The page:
Sorry QNAP customers, you’re under attack again

Another day, another cyberattack against QNAP’s network-attached storage (NAS) devices. This time, QNAP users are being targeted by ech0raix, a known ransomware operator that’s been targeting vulnerable QNAP devices for years now.

Users first started recording being hit with ransomware on June 8, and since then, the number of ID Ransomware submissions has been quickly piling up. So far, a “few dozen” samples have been submitted, but the actual number of successful attacks is probably a lot higher since some victims won’t be using the ID Ransomware service to detect the strain that attacked them, the publication states.

QNAP is so far being silent on the matter, so it’s hard to know exactly how the attack was mounted, and whether or not any malware was used. 

Share your thoughts on Cybersecurity and get a free copy of the Hacker’s Manual 2022. Help us find how businesses are preparing for the post-Covid world and the implications of these activities on their cybersecurity plans. Enter your email at the end of this survey to get the bookazine, worth $10.99/£10.99.

Defending the premises

In order to defend the vulnerable endpoints from the attack, users can turn to the advice the company provided during one of the earlier attacks, which includes creating a stronger password for admin accounts, enabling IP Access Protection to defend against brute-force attacks, and avoiding default port numbers (443, 8080).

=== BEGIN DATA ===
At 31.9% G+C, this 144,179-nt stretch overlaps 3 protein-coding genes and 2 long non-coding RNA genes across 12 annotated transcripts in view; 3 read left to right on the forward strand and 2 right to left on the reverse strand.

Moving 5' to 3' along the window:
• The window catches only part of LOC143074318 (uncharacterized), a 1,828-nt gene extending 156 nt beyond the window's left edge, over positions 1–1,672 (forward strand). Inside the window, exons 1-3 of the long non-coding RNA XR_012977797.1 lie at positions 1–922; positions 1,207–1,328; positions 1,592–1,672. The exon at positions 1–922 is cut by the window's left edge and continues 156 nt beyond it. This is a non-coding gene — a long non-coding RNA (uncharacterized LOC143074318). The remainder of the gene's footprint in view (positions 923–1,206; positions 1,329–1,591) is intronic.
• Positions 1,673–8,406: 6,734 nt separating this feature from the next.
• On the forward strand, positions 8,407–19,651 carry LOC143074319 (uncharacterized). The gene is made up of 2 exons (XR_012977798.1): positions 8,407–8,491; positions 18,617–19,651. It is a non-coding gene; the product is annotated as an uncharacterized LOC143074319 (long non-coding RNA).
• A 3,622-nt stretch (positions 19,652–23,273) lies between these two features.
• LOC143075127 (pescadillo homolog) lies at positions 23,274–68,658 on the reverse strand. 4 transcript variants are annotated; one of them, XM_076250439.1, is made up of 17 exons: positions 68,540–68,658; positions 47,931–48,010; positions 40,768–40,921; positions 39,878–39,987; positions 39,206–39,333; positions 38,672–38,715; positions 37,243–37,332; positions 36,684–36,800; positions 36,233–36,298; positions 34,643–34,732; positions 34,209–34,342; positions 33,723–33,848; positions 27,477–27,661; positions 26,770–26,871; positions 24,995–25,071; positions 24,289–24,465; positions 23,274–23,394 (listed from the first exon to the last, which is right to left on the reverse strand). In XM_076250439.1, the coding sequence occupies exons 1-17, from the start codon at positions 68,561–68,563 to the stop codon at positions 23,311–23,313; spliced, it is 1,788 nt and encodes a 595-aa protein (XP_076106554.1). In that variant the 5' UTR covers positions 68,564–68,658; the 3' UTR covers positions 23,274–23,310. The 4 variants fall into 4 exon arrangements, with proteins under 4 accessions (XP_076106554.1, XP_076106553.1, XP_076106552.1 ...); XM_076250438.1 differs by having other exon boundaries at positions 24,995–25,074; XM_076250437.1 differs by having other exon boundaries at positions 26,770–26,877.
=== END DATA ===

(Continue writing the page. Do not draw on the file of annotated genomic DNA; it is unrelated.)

An in-depth guide on how to set all those things up can be found in QNAP’s security advisory, here

The company has also warned users to disable Universal Plug and Play (UPnP) port forwarding on their routers, in order not to expose their devices to the internet. Furthermore, disabling SSH and Telnet connections, and toggling IP and account access protection on, should help, as well. 

ech0raix is a known ransomware strain that’s been targeting vulnerable QNAP devices since at least 2019. The media were reporting of multiple large-scale attacks, that started with a brute-force entry into internet-exposed NAS devices. 

Since then, attacks against QNAP endpoints were observed twice in 2020, once in 2021, and once in early 2022.

Via: BleepingComputer

Go to Source